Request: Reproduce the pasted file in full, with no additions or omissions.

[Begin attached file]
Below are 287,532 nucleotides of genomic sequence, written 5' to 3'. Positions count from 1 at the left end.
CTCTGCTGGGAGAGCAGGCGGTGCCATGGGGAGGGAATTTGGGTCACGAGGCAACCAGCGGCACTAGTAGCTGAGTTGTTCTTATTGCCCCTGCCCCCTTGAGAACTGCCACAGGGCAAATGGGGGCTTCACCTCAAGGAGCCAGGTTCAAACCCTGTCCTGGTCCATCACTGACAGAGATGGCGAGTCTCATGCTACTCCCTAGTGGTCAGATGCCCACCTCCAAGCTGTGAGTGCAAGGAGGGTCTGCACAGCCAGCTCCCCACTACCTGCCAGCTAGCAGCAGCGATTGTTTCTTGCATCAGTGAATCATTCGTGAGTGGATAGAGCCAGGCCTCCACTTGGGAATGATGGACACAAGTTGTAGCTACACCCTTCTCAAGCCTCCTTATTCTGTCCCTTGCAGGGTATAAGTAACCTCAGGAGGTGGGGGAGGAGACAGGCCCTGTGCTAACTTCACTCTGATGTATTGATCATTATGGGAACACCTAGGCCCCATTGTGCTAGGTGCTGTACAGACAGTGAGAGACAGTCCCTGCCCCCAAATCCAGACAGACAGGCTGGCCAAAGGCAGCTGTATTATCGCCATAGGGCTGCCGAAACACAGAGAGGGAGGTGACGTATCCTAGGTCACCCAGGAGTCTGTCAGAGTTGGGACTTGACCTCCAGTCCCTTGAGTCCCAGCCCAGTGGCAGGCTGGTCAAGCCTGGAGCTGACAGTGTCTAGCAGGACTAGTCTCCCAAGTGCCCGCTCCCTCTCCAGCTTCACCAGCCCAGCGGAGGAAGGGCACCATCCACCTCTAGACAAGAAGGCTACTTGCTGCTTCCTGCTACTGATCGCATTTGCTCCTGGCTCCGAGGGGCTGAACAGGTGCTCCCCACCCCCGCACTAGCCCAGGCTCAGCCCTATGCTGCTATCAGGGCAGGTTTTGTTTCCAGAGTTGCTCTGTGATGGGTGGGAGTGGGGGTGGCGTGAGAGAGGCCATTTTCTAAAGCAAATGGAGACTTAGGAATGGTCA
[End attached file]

Below are 287,532 nucleotides of genomic sequence, written 5' to 3'. Positions count from 1 at the left end.
CTCTGCTGGGAGAGCAGGCGGTGCCATGGGGAGGGAATTTGGGTCACGAGGCAACCAGCGGCACTAGTAGCTGAGTTGTTCTTATTGCCCCTGCCCCCTTGAGAACTGCCACAGGGCAAATGGGGGCTTCACCTCAAGGAGCCAGGTTCAAACCCTGTCCTGGTCCATCACTGACAGAGATGGCGAGTCTCATGCTACTCCCTAGTGGTCAGATGCCCACCTCCAAGCTGTGAGTGCAAGGAGGGTCTGCACAGCCAGCTCCCCACTACCTGCCAGCTAGCAGCAGCGATTGTTTCTTGCATCAGTGAATCATTCGTGAGTGGATAGAGCCAGGCCTCCACTTGGGAATGATGGACACAAGTTGTAGCTACACCCTTCTCAAGCCTCCTTATTCTGTCCCTTGCAGGGTATAAGTAACCTCAGGAGGTGGGGGAGGAGACAGGCCCTGTGCTAACTTCACTCTGATGTATTGATCATTATGGGAACACCTAGGCCCCATTGTGCTAGGTGCTGTACAGACAGTGAGAGACAGTCCCTGCCCCCAAATCCAGACAGACAGGCTGGCCAAAGGCAGCTGTATTATCGCCATAGGGCTGCCGAAACACAGAGAGGGAGGTGACGTATCCTAGGTCACCCAGGAGTCTGTCAGAGTTGGGACTTGACCTCCAGTCCCTTGAGTCCCAGCCCAGTGGCAGGCTGGTCAAGCCTGGAGCTGACAGTGTCTAGCAGGACTAGTCTCCCAAGTGCCCGCTCCCTCTCCAGCTTCACCAGCCCAGCGGAGGAAGGGCACCATCCACCTCTAGACAAGAAGGCTACTTGCTGCTTCCTGCTACTGATCGCATTTGCTCCTGGCTCCGAGGGGCTGAACAGGTGCTCCCCACCCCCGCACTAGCCCAGGCTCAGCCCTATGCTGCTATCAGGGCAGGTTTTGTTTCCAGAGTTGCTCTGTGATGGGTGGGAGTGGGGGTGGCGTGAGAGAGGCCATTTTCTAAAGCAAATGGAGACTTAGGAATGGTCA